The New York Timesand USA Todaylead with five car bombs in Baghdad that killed about 25 Iraqis, including nine security men. (The Washington Post, which only teases Iraq,puts the figure at 16.) Four of the attacks happened within 90 minutes of each other during morning rush hour. Gunmen also attacked the Baghdad HQ of a major Kurdish party, killing one and wounding a handful. The Los Angeles Timesleads with Senate Democrats delaying the expected confirmations of Secretary of State nominee Condoleezza Rice and Attorney General nominee Alberto Gonzales. The latter could be held up for a week with some Democrats enraged about Gonzales' know-nothing responses to their questions on the administration policies about detainees and torture.
The Wall Street Journal goes high with the administration's "permanent grass-roots" and lobbying campaign to push its domestic priorities, with Social Security privatization currently Job One. "We will use the tools we used to re-elect the president," said Ken Mehlman, former W04 campaign manager and now Republican Party chairman. "Not only does it help pass the agenda, it helps build the party." The Post leads with word that Medicare is about to pay for surgically implanted defibrillators. With about 500,000 people eligible, the Post says it could be "the most expensive single decision" in the program's history. Officials said the decision was also driven by a desire to use Medicare patients as guinea ... helpful participants in a wide-scale study on the benefits of the devices.
Yesterday's attacks in Iraq, of course, weren't limited to Baghdad, with the NYT describing widespread fighting across the north in "Erbil, Dohuk Kirkuk and Mosul." (Though the Times doesn't say it, those are mostly Kurdish areas that had been peaceful.) Also, a few foreign contractors were attacked near Baji; two were killed, and one, apparently a Japanese man, was taken hostage.
Interim Prime Minister Iyad Allawi also hinted about—and hedged on—the eventual withdrawal of U.S. forces, endorsing what he said would be a " 'conditions based' rather than a 'calendar based' gradual withdrawal program."
The LAT fronts word that the FBI is now investigating whether an American contractor and his coworker gunned down last month in Iraq were killed because one of them blew the whistle on corruption in the Iraq defense ministry. In the days before he was killed, the contractor had lodged complaints against Iraqi officials who were apparently siphoning funds from the first major contract the ministry was involved in. The Times says a Defense Ministry spokesman offered the paper an interview with a ministry official but then forbade the reporter to ask questions about the contract, explaining it was too "dangerous."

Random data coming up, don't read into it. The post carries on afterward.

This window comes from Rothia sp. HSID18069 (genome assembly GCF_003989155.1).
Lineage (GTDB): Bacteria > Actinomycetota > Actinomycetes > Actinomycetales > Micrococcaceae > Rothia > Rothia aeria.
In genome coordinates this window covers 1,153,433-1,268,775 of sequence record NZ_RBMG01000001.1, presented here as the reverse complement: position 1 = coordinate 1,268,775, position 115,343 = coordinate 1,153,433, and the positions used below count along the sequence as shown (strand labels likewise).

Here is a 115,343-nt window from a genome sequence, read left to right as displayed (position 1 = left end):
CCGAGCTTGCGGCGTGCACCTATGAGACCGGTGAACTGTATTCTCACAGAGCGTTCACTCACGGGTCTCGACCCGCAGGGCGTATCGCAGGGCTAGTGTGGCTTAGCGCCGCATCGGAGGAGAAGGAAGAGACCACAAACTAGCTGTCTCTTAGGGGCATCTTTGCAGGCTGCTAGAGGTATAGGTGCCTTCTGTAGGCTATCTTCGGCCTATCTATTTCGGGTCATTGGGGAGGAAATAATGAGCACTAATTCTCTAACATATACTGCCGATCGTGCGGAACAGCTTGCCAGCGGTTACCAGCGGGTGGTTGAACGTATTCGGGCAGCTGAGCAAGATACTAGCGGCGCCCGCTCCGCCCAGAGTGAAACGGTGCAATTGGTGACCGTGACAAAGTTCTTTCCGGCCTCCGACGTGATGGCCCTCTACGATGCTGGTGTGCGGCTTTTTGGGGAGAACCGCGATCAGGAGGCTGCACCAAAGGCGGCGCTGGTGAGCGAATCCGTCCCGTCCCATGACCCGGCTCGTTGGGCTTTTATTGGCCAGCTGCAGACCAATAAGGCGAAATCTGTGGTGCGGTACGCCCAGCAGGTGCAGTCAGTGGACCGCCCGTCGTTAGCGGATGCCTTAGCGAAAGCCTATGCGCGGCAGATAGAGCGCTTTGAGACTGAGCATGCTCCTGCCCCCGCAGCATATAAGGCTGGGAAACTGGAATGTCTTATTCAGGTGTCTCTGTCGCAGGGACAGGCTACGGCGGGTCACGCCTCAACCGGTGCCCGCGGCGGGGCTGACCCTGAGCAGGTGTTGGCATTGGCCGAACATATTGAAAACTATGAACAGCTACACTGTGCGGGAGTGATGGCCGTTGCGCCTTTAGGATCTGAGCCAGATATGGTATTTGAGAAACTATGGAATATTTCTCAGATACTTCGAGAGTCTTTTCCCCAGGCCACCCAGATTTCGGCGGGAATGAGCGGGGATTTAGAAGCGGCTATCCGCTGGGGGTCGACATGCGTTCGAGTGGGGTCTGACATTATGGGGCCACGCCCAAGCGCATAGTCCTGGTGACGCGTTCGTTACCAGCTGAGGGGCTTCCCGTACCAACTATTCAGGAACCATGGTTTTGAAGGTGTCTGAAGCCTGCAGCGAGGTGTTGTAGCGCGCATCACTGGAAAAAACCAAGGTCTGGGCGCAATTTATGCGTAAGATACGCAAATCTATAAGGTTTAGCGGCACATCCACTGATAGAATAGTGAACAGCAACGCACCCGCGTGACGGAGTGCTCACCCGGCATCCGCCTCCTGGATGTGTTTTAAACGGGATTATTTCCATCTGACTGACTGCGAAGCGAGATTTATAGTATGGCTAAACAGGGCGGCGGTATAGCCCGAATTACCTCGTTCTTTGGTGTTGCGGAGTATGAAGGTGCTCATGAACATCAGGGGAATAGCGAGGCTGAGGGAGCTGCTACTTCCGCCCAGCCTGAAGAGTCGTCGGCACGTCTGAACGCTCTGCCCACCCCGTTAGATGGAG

The Post follows up inside on the dispute about the number of capable Iraqis in uniform, which Condoleezza Rice pegged at 120,000 and Sen. Biden put at 4,000, though he bumped that up yesterday to 14,000. The WP doesn't get very far in pinning down a number. But the explanation why is worth it: "It's sort of like counting the insurgency," said one well-regarded analyst. "All of the numbers are probably valid and almost none of them are relevant. What we have seen since June is a clear commitment to create more effective Iraqi forces. What we have never seen from any administration official is even a hint that we are going to create credible, independent, Iraqi security capabilities that can survive on their own."
The NYT moseys in with another poll: This one comes to roughly the same conclusions as others have this week. The nation is still split, Bush has a fairly low favorability rating (49 percent), etc. One of the few noteworthy things in the piece is some nice, no B.S. phrasing: "Fifty percent said Social Security is in crisis, echoing an assertion that Mr. Bush has made and that has been disputed by Democrats and independent analysts."
The Post fronts and others stuff researchers concluding that elderly women who throw down a drink a day tend to keep their minds sharper than their non-partying compatriots.
While the LAT's lead notices that Democrats are ticked about Gonzales' evasions, it doesn't really detail them. The Post'sDana Milbank, writing inside the paper, does, pointing out that stonewalling is the latest most fabulous trend among Cabinet nominees. Asked about some pre-war briefings on Iraq's weapons programs, Rice said, "I'm sorry, I just don't remember." And asked to detail his role in the memo that build the legal framework for torture, which the papers have reported that Gonzales requested, Gonzales wrote to senators, "I have no present knowledge of any such notes, memoranda, e-mails or other documents and I have not conducted a search."
Milbank even counts up Gonzales' written evasions: "I am not at liberty to disclose" at least 10 times; "I do not recall" or "I have no recollection" six times; I did not "conduct a search" seven times; "I am not at liberty [to discuss certain matters]" 10 times; and "I have no present knowledge" seven times. "It's a little bit appalling," said one Reagan administration official. "A conservative should want greater congressional scrutiny—it limits government."